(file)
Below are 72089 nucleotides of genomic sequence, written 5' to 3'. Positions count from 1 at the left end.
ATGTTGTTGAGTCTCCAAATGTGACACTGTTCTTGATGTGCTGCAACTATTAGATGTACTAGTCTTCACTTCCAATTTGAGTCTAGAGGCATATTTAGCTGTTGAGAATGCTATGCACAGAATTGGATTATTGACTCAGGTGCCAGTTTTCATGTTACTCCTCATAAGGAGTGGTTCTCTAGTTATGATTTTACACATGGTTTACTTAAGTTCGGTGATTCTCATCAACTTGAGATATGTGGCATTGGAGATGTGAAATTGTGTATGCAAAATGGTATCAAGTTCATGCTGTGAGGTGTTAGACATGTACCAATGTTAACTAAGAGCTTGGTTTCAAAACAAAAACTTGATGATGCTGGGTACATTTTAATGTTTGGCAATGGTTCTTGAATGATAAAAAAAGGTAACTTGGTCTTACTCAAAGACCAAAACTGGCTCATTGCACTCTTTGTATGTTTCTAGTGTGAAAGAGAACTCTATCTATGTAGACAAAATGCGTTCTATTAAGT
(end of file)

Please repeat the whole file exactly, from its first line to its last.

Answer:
Below are 72089 nucleotides of genomic sequence, written 5' to 3'. Positions count from 1 at the left end.
ATGTTGTTGAGTCTCCAAATGTGACACTGTTCTTGATGTGCTGCAACTATTAGATGTACTAGTCTTCACTTCCAATTTGAGTCTAGAGGCATATTTAGCTGTTGAGAATGCTATGCACAGAATTGGATTATTGACTCAGGTGCCAGTTTTCATGTTACTCCTCATAAGGAGTGGTTCTCTAGTTATGATTTTACACATGGTTTACTTAAGTTCGGTGATTCTCATCAACTTGAGATATGTGGCATTGGAGATGTGAAATTGTGTATGCAAAATGGTATCAAGTTCATGCTGTGAGGTGTTAGACATGTACCAATGTTAACTAAGAGCTTGGTTTCAAAACAAAAACTTGATGATGCTGGGTACATTTTAATGTTTGGCAATGGTTCTTGAATGATAAAAAAAGGTAACTTGGTCTTACTCAAAGACCAAAACTGGCTCATTGCACTCTTTGTATGTTTCTAGTGTGAAAGAGAACTCTATCTATGTAGACAAAATGCGTTCTATTAAGT